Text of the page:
FIRST LOOK: Canon EOS 100D
The rumour mill has been grinding out predictions that Canon will release a smaller and lighter DSLR camera before the end of March. Today those rumours are put to rest with the announcement of the EOS 100D, which claims to be the smallest and lightest APS-C DSLR on the market.
Equipped with the same 18-megapixel CMOS sensor as the EOS 650D and EOS M cameras, the 100D will be positioned at the top of Canon’s entry-level DSLR range, along with the EOS 600D and new EOS 700D, which replaces the 650D. The compact size, light weight and full DSLR functionality will give the 100D real appeal to travellers but it will also be attractive to compact digicam users who have avoided buying a DSLR because of its bulkiness and weight.
The table below shows key specifications for the EOS 100D, compared with the EOS M and EOS 700D, which is announced concurrently with the EOS 100D and the Olympus OM-D E-M5, the highest rated compact interchangeable-lens camera released last year.
Build and Ergonomics
Despite the small body size, the 100D’s grip will suit users with small to average-sized hands. A textured surface on the grip provides secure and comfortable handling.
The control layout on the new camera is similar to other EOS cameras at this level. The mode dial on the top panel now rotates through 360 degrees, making it quicker to swap settings. It carries the usual array of options, including Auto+, P, Av, Tv and M modes, plus flash-off and Creative Auto settings. Separate settings are provided for the Portrait, Landscape, Close-up and Sports mode, with the remaining Scene pre-sets (Kids, Food, Candlelight, Night Portrait, Handheld Night Scene, HDR Backlight Control) bundled together in the SCN setting.
The viewfinder is smallish ““ but quite bright for a pentamirror and its magnification of 0.87x and field-of-view coverage of 95% place it in the same class as other entry-level finders. The 0.87x magnification can make subjects easier to see, particularly when they are moving. Dioptric adjustment of -3 to +1 dpt is available.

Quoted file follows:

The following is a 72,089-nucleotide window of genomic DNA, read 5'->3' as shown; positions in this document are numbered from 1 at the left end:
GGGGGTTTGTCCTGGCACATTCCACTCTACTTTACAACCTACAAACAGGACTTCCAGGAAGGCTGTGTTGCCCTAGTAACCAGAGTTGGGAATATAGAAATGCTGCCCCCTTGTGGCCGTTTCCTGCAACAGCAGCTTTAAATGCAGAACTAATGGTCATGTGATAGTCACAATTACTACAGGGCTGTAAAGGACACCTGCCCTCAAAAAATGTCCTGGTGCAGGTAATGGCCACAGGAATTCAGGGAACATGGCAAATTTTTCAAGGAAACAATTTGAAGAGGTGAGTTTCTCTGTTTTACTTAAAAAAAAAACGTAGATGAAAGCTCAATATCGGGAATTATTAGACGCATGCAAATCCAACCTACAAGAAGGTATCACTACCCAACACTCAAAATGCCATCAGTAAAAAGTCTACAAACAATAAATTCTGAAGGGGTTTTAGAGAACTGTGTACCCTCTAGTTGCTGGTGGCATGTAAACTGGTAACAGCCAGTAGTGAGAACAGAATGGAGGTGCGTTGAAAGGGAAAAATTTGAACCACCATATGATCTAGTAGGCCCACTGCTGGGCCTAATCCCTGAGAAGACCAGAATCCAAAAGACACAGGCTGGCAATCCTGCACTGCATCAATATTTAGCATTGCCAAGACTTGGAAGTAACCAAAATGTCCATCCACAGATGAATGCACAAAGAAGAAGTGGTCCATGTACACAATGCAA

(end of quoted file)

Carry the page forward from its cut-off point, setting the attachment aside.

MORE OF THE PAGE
The monitor is fixed to the rear panel but boasts the same 1.04-million dot resolution as the screen on the EOS M. Clear View LCD II technology makes the screen more dirt resistant and reduces reflections in bright outdoor environments. The 100D also has a Display Off Sensor which automatically turns off the monitor when shooting with the finder to conserve battery consumption.
It also offers the same touch-screen controls over a wide range of camera functions and supports Touch Focus and Touch Shutter operation, along with familiar reviewing gestures like pinch-and-spread movements and swiping to scroll between pictures. You can set the screen’s sensitivity levels to either Standard or Sensitive.
Sensor and Image Processor
Accordingly, the EOS 100D supports ISO settings from 100 to 12800, with expansion to ISO 25600 in the ‘H’ mode. The movie mode is normally restricted to a maximum of ISO 6400 but expansion is available to ISO 12800.
Continuous shooting is supported at a maximum of four frames/second (fps), which is marginally slower than 4.3 fps on the EOS M or the five frames/second burst speed of the 700D. The buffer memory can accommodate up to 28 Large/Fine JPEGs or seven CR2.RAW frames before capture rates are slowed to allow for processing.
Raw files are only recorded at 5184 x 3456 pixels and Large/Fine is the only JPEG size available for RAW+JPEG capture. For JPEGs, users can choose from four aspect ratios: the standard 3:2 plus 4:3, 1:1 and 16:9 aspect ratios, achieved by cropping. The table below provides a guide to typical file sizes for 3:2 aspect ratio images.
The Movie Servo AF setting (which is enabled by default in movie mode) enables focus to lock onto moving subjects while clips are being recorded and the wide detection area provided by the new AF system (see below) can cover subjects well out from the centre of the frame.The hybrid AF system works in much the same way in movie mode as it does for shooting stills. It uses phase-difference AF to achieve approximate focus and drive the lens at high speed, then switches to contrast AF for final focusing.